-What is meant by the term "responsible government"?

The government is responsible for paying for my health care, education, pension and whatever else I can stick 'em with.

-Who was Sir Louis-Hippolyte La Fontaine?

The inventor of that fancy fountain in Shawinigan in front of that hotel near the golf course. You know the one.

-What did the Canadian Pacific Railway symbolize?

That graft, corruption, political manipulation, juvenile anti-Americanism, and screwing over people who don't live in Ontario and Quebec, has been a Canadian tradition since the beginning.

-What does Confederation mean?

Like federation but with more "con" in it. Like transfer payments.

-What is the significance of the discovery of insulin by Sir Frederick Banting and Charles Best?

That it was discovered in Canada by Canadians and not by foreigners, especially Americans.

-What does it mean to say that Canada is a constitutional monarchy?

It means there is this old English lady on my money. I have no idea what she does, but I guess she is probably a nice old lady and all.

-What are the three branches of government?

The Prime Minister's Office, the Prime Minister's wife's office and the Chief Justice of the Supreme Court.

-What is the difference between the role of the Queen and that of the Prime Minister?

The Prime Minister builds the useless community center in his riding, and the Queen (if available) shows up to open it.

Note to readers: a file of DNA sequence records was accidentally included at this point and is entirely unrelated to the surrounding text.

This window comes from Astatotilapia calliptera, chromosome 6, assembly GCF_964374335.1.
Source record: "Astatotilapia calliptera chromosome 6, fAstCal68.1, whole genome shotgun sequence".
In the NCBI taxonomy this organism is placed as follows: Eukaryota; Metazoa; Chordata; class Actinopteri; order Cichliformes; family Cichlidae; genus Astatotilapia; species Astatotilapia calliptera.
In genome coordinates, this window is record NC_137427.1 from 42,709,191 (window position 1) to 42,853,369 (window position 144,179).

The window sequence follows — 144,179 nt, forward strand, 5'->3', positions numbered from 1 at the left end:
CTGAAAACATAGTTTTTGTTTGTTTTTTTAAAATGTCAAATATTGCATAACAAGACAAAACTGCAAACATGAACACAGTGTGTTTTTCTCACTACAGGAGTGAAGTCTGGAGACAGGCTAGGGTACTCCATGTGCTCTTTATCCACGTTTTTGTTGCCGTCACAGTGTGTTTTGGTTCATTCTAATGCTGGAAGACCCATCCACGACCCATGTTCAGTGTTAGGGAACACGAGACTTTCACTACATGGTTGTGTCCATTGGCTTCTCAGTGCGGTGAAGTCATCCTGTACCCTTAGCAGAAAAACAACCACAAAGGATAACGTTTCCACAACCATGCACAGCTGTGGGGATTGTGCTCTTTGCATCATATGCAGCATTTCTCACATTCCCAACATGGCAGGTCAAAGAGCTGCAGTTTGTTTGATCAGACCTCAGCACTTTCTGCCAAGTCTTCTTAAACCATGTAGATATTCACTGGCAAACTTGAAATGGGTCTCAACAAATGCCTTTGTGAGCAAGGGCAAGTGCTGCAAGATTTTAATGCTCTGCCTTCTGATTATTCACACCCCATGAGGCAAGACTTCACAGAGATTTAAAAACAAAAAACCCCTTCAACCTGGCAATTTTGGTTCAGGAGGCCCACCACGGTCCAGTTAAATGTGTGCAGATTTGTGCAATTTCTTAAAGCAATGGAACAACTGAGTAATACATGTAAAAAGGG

-What is the highest honour that Canadians can receive?

To be appointed to the Senate, or some other cushy job with the federal government. Especially the ones that are unionized.

-When you go to vote on election day, what do you do?

I'm not a citizen yet, so why would I be voting? Look, I was just helping out that Liberal MP with some free pizzas during the campaign. Everything was legit and all.

-Who is entitled to vote in Canadian federal elections?

Anyone who isn't in jail, school or can convince the elections agent he's actually Canadian.

-In Canada, are you obliged to tell other people how you voted?

No, because nobody cares.

-After an election, which party forms the government?

Usually the Liberals, but not recently.

-Who is your Member of Parliament?

Rick Mercer.

-What are the three levels of government?

The federal, the provincial and the police who hand out the speeding tickets in my neighbourhood. I don't know who they work for but they must make a killing.

-What is the role of the courts in Canada?

To uphold the laws of Canada, unless it conflicts with their personal political beliefs. At that point they just make stuff up, and then use some latin terms to cover their tracks.

-In Canada, are you allowed to question the police about their service or conduct?

Yes, but not during the APEC conference, the G20, or if you're living in Caledonia.

-Name two Canadian symbols.

Don Cherry's ties. Peter Mansbridge's hairline.

-What provinces are sometimes referred to as the Atlantic Provinces?

The fish one. The Anne of Green Gables one. The ship on the dime one. The other one that no one seems to remember, the one that's half French or something.

-What is the capital of the province or territory that you live in?


Posted by Richard Anderson on December 8, 2010 | Permalink


Where's the damed "like" button on this site? ;-)

Posted by: Paul McKeever | 2010-12-08 6:53:28 AM

Love it!!!!

Posted by: Alain | 2010-12-08 11:48:56 AM


Posted by: Paul Blair | 2010-12-08 12:42:33 PM


Posted by: Goff Tayler | 2010-12-08 7:55:19 PM

Best thing I've read in weeks.

Posted by: peterj | 2010-12-09 3:01:58 PM